Second, this growth in theological concern takes place against an emerging culture war dynamic. Recent years in Australia have seen a remarkable shift. Matters that were previously uncontroversial – like a Catholic, Jewish, or Muslim school’s liberty to hire only members of the religious tradition – are now challenged. It is not difficult to find outright hostility to religious groups or at least non-comprehension. (In one example, an Australian rights group argued the State needed to protect nuns from the Catholic Church, which was infringing their right to private and family life.) This takes place against the backdrop of numerous parliamentary inquiries into religious liberty. Different lobby groups on both sides have sprung-up. With each new inquiry they have escalated their rhetoric, stating the opposing side poses an existential threat that demands immediate action (and presumably more funding and support). In this context, the turn to theological frames (often a version of postliberalism) can reflect an interest in finding resources beyond the culture war.
It serves a critical function and a productive function.
Critically, the turn to theology helps to unmask any continuing claims to neutrality. Most notably in the context of religious liberty debates, it helps us to understand how the appeal to autonomy as promoted within liberal frames is not divorced from a theological view – what it means to be free and how this understanding came to be, what the role of civil authority is in relation to this. A theological turn offers insight into our current context: different groups engaging in an agonistic discourse of incommensurable claims to liberty.
Productively then, the turn to theology looks for an alternative. Thus, we see language of the common good, duty, virtue, solidarity, peace, and charity developed in aid of asking what the shape of a complex, good society should be.
This raises a final important point that I think should shape any apparent ‘school’ interested in theological jurisprudence. Often religious liberty claims are framed as simply protecting a particular community’s own backyard: my liberty, my autonomy, my freedom from x. However, this turn to theology aims at something more – contemplating the future of our shared life. This is not a question simply for Australian-based scholars, of course. But I’m certainly glad we splendidly named ‘young upstarts’ can make a contribution (and await criticism).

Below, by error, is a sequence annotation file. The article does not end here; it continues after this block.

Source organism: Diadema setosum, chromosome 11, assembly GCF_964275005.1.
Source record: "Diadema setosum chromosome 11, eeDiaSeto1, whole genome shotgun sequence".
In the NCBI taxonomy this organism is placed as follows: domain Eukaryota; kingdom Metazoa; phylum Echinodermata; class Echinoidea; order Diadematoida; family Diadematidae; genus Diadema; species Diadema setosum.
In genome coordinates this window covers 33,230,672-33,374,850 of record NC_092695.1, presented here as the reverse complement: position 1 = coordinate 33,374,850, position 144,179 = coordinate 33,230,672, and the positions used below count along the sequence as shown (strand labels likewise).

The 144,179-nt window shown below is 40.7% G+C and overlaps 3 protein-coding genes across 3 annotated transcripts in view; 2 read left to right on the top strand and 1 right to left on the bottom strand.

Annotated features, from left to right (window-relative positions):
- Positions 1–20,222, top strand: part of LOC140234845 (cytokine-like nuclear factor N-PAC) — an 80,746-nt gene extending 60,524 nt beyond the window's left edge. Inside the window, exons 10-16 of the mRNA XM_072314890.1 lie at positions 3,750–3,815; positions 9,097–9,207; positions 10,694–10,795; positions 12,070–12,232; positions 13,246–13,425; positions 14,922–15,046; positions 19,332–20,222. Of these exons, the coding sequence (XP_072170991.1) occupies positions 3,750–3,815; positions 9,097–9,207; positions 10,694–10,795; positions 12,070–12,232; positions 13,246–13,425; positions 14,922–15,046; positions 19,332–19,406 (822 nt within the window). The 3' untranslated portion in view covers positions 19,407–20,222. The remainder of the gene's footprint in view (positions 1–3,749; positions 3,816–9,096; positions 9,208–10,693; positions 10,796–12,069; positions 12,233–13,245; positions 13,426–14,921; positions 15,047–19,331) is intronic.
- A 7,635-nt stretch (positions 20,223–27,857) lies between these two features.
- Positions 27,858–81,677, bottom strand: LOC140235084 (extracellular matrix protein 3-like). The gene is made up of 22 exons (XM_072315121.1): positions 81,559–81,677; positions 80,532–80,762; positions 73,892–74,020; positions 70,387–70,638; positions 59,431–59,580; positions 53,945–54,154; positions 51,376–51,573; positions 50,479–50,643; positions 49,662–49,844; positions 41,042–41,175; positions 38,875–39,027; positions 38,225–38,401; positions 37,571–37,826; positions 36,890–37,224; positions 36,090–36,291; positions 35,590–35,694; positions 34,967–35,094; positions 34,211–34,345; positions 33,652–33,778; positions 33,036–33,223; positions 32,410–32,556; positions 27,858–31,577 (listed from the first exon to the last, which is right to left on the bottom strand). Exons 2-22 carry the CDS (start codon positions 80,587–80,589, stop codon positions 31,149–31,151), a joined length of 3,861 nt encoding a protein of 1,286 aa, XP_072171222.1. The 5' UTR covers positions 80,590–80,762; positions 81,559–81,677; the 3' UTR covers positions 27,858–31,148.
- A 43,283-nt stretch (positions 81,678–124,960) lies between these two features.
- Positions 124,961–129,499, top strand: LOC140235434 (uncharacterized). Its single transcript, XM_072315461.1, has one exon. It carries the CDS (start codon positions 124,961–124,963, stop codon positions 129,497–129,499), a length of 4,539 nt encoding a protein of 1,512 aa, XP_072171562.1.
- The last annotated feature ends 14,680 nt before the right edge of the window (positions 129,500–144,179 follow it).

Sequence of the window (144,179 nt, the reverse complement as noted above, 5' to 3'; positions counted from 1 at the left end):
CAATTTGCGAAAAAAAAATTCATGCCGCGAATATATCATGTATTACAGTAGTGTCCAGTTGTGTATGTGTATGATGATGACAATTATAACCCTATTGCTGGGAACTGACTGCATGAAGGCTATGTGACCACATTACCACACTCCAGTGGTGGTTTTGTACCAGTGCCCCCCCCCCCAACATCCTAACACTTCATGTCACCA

I’m back from a superb conference orchestrated by Professor Helen Alvaré at the Liberty & Law Center at George Mason Law School on some of the current and future challenges and prospects in law and religion. I’ll have more to say about my paper, “The New Disestablishments,” by and by, but for the present I will note that I was grateful for improving and insightful criticisms from the group, including those of Professor Fred Gedicks, who was my commenter.
One of the things that occurred to me at the conference was that it seems a new school of thought about religious liberty is emerging in some young upstart scholars, in Australia. I’m only just coming to learn of The Australia School, and so I am going to miss what are new and interesting scholars in it. Indeed, calling it The Australia School assumes some kind of unity of thought, and I am certainly not suggesting there is such unity. But at the very least, The Australia School will include scholars like Professor Joel Harrison and his Post-Liberal Religious Liberty: Forming Communities of Charity; Professor Alex Deagon (who presented at the conference) and his From Violence to Peace: Theology, Law and Community; and Professor Neil Foster, who has written about when it is and is not appropriate for courts to decide matters that impinge on religious doctrine. I am missing many, I’m sure (and apologize preemptively to those I have not discussed). I don’t want to overgeneralize, but this is a blog post, and it would be boring not to offer at least some thematic observations about The Australia School. So are there any discernible themes?